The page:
Wall rubbing from Han-dynasty shrine
Rubbing from the Wu Family Shrines, South Wall
China, Han dynasty (206 BCE-220 CE)
ink on paper, rubbing produced early 1900s
Gift of Mr. Laurence Sickman, 1981.0007.07
Ann Hamilton regards herself as a reader of architecture. The participatory roles of her audiences are often involved with reading either directly from texts or indirectly from visual representations. The stone engravings on inner walls of the funerary shrine of the Confucian scholar Wu Liang, created in AD 151, are a multi-sectioned and multi-layered message to read. The pictorial representations were to remind people of the ancient sages of Confucian morality, the basic code of conduct during Han; the images of Dong Wanggong and Xi Wangmu embodied people’s dreams of immortality.
The images on paper were originally on the walls, which turned the architecture into an information-carrying medium. According to Ann Hamilton, architecture is the skin of her site-responsive installation art and skin is the organ used to communicate with the outside world. Storytelling engraved on the wall in Wu Family Shrine is then like the skin sensing the outside world and bringing the senses to the inner body – the site-responsive artwork.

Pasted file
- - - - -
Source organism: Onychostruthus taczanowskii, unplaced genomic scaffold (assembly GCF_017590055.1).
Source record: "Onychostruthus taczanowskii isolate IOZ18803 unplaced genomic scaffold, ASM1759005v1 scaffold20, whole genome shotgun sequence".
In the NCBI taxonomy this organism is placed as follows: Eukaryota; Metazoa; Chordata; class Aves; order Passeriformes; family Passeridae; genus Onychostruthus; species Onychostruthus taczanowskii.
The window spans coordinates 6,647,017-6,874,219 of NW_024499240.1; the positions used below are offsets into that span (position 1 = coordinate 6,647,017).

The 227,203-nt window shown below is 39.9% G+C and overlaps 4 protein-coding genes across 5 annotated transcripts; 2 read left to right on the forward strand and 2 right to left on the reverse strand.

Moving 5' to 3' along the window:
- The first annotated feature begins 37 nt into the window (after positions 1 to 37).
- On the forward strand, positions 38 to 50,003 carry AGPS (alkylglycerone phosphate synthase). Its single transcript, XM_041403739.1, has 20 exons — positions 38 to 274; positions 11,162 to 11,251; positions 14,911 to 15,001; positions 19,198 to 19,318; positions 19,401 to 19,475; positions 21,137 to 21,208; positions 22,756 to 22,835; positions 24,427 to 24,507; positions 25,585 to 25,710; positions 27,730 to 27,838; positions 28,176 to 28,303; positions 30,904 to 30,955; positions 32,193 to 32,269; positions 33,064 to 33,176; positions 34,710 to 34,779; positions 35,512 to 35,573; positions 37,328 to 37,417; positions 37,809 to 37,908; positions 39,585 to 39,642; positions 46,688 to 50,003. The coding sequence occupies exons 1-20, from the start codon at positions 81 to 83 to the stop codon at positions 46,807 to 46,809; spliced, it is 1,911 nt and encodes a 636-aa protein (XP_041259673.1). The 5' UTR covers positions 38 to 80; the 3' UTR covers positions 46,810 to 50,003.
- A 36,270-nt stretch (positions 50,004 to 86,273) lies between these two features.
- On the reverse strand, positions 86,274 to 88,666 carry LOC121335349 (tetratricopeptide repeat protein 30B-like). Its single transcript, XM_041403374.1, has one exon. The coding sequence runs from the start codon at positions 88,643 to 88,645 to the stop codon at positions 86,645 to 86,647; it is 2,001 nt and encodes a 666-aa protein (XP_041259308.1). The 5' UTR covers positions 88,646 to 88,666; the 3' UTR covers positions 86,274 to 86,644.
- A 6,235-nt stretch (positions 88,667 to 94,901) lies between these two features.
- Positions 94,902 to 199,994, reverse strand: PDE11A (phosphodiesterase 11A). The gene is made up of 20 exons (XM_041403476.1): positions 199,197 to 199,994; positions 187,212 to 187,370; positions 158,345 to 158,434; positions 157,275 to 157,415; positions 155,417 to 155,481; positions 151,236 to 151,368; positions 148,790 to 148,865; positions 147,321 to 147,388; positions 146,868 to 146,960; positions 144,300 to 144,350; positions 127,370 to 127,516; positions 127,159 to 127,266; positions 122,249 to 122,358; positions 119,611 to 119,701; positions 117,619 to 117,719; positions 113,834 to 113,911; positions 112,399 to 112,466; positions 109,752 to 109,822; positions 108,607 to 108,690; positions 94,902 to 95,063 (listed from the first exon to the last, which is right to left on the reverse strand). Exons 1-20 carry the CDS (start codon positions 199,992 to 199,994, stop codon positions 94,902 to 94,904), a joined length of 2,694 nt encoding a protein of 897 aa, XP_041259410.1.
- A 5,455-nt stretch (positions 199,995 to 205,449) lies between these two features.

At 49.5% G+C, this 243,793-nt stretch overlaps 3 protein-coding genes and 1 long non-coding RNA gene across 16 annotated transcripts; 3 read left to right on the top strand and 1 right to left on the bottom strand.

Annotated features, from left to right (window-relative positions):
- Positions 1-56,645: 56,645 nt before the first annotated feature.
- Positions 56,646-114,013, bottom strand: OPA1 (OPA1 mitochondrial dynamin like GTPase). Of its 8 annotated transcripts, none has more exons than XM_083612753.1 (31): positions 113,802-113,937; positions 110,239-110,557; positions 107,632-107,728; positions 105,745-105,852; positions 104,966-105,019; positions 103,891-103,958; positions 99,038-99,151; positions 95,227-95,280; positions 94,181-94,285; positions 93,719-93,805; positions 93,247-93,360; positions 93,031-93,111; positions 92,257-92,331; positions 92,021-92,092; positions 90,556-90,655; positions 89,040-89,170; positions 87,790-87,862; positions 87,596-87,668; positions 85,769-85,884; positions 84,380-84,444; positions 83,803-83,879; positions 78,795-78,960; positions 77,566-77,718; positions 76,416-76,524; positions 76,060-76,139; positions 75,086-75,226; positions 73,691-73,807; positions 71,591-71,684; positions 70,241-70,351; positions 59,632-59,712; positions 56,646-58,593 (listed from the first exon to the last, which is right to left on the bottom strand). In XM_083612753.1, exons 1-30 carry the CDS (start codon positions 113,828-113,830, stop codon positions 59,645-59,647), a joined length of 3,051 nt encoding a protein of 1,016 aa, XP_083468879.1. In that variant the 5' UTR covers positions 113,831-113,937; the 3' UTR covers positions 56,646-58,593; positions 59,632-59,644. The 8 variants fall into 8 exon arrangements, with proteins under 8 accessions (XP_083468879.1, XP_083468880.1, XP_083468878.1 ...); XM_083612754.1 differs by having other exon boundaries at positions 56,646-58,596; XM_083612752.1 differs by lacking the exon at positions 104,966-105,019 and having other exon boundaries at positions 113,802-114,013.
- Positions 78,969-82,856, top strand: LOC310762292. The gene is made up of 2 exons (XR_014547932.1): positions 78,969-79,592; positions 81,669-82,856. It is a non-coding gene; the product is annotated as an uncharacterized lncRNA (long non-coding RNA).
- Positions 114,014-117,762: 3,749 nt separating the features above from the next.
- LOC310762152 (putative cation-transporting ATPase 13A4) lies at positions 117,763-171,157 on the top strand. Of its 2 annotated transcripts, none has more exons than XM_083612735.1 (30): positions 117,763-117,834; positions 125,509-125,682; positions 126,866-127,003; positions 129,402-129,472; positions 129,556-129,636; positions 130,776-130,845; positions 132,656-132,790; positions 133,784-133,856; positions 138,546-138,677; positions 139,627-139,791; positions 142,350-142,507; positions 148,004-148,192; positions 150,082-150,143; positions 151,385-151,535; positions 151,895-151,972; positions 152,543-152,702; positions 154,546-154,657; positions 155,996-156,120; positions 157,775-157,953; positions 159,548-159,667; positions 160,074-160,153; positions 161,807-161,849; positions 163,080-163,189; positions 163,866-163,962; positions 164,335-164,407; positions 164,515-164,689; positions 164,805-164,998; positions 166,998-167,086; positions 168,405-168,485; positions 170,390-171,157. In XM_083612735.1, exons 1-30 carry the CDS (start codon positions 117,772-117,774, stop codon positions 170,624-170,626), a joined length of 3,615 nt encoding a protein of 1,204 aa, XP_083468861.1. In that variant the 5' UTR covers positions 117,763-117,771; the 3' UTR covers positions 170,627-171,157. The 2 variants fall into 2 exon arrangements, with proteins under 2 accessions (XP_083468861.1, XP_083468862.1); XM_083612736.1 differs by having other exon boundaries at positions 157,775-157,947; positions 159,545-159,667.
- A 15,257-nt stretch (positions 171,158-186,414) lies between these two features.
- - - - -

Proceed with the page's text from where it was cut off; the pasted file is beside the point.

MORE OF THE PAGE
This ink rubbing turns specific but private communication between a functioning shrine and its worshippers into a functionless image for audiences freed of that time, geography, and purpose. In this way, the early 20th-century rubbing made in China functions as the prints of the presepio figures do for those viewing Hamilton’s artwork. Created to tell stories to 18th century Italians, the presepio figures are now decontextualized: they are collected by a museum at the University of Kansas and scanned into two dimensions, receiving a readership who is expecting something other than the original stories told by the figures.
Xing Zhao, History of Art graduate student